Chinese Black Deities


Chinese black deities are mythological figures that have black faces. One such figure is Zhi Nu, the daughter of the sun god Shangti. She was born in the sky and allowed to descend to earth by her father. When she came to earth, she left her clothes by a stream. The demon Niu Lang fell in love with her and stole her clothes.


Caishen is a Chinese black deity that has been worshiped for over 2,000 years. Caishen has two main forms: Bi Gan and Cao Bao. Cao Bao is the Caishen of the West, while Zhao Gongming is the Caishen of the Center. The names of the two deities are similar, but the main difference is their roles in Chinese culture.

Caishen is most often associated with wealth, but his symbolic meanings are varied. Some say that he is a sage who has an understanding of people and economics. He uses his wisdom to help those around him. He is also associated with governing roles. Though he has many attributes, his main characteristic is his ability to create wealth. Caishen is usually shown sitting on a black tiger, and the figure is decorated with dense tassels.

Caishen is associated with many historical figures. He is a relative of King Zhou of the Shang dynasty, and he was the uncle by marriage of King Bi Gan. Bi Gan, the son of King Wen Ding, had an aggressive thirst for power. King Zhou, however, was a brutal and selfish man, and killed Bi Gan to gain control of the Shang Dynasty. Afterwards, the Taoists immortalized the hero by calling him Zi and making him the god Caishen.

Da Ji

The Chinese black deity Da Ji is a human manifestation of the nine-tailed fox. He was sent by the goddess Nuwa to bewitch the goddess Di Xin, who had insulted Nuwa in her temple. As a result, Da Ji caused great suffering throughout China. The deity’s name derives from his fox-like appearance. Xu Zhonglin based Da Ji’s characteristics on the consort of the goddess Di Xin.

The black deity has many forms. His statues are often depicted with a gold ingot and a scepter. His festival date is the 15th day of the third lunar month, which falls on the fifth day of the Chinese New Year. He is the closest Chinese deity to Santa Claus.

The statue of the black deity is also associated with children. This deity protected travelers in the Journey to the West. A statue of the goddess has many arms and eyes and is often misheard to be a child. She is also often depicted on a lotus flower. The peach is also a symbol of her purity.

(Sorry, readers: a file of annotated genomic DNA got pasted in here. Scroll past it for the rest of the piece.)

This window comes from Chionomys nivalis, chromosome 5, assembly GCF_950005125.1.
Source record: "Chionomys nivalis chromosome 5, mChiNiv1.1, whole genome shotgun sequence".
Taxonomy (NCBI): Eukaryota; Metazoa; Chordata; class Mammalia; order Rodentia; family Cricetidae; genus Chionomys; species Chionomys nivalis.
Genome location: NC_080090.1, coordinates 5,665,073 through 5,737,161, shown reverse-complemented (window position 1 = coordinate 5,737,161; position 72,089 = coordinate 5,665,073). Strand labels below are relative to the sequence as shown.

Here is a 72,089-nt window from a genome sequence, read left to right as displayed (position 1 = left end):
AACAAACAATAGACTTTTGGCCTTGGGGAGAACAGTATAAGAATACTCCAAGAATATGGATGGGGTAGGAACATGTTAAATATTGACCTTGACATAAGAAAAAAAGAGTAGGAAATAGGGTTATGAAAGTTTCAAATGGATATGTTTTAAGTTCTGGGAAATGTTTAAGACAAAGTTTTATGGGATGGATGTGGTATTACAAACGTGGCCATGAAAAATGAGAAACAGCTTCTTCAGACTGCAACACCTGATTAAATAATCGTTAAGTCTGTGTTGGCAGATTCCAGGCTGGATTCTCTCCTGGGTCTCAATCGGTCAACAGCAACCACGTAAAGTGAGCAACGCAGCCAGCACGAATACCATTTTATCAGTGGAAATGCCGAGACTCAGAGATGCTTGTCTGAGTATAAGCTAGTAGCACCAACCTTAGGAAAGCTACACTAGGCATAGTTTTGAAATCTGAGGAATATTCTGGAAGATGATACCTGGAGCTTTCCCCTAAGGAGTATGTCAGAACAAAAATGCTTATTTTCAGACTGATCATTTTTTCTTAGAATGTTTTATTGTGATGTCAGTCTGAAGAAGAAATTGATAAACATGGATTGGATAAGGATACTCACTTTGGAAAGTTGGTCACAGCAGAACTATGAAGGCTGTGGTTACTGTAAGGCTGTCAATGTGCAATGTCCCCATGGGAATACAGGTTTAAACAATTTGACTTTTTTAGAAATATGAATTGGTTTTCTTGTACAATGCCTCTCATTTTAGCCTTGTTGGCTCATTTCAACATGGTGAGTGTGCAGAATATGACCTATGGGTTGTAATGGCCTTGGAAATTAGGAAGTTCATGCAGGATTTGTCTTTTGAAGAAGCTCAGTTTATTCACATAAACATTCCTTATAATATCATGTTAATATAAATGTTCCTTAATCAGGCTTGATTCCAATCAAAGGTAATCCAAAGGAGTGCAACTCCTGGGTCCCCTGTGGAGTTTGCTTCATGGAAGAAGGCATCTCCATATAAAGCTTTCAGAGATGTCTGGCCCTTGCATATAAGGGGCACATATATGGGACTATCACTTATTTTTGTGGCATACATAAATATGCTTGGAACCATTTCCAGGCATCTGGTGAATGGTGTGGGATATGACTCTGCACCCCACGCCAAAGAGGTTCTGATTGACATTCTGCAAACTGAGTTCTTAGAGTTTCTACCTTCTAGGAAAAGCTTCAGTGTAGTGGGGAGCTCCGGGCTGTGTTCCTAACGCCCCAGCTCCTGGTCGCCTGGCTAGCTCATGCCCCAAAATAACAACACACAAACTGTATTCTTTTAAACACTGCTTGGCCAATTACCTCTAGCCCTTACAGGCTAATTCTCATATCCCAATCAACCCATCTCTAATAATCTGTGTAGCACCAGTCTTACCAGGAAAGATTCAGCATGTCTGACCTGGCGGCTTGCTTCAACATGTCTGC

The Chinese black deity Da Ji has many forms. In his original form, he was a white snake. It is said that his human form was achieved after centuries of cultivation. During his life as a human, he was married to a physician named Xu Xian. After he slew the nine-tailed fox demon Su Daji, he realized that a human soul was trapped within it. The senior deities then stripped him of his immortality and banished him to the mortal realm.


According to the Chinese mythology, the Chinese black deity Xuanwuk was once a human. However, after undergoing a long study and undergoing sacrifice, he finally became a god. He then returned to the earth to subdue the monsters that inhabited the countryside. But before he could achieve his goal, he had to purify himself from all of his sins. This was done by washing his intestines and stomach in a river. In doing so, he purified himself of his sins and became a god. As a result, the snake and tortoise demons became his servants and underwent training to serve him.

The deity is also associated with the northerly cardinal direction and the winter season. The name of this black deity, Xuanwu, is sometimes prefixed by the Chinese words Beiji Bei Ji, which mean “North Pole.” The black deity is often portrayed as a black tortoise. In Chinese mythology, he rules over the winter season.

Xuanwu is one of the most ancient black deities in China. His name means “dark warrior”. While no one is completely certain how he came to be, his origins are believed to be ancient and mysterious. Moreover, Xuanwu may predate other Chinese folk gods by millennia. According to legend, he was a Taoist recluse during the reign of the Yellow Emperor, who ruled China from 2698 to 2598 BC.

Xiang Shui Shen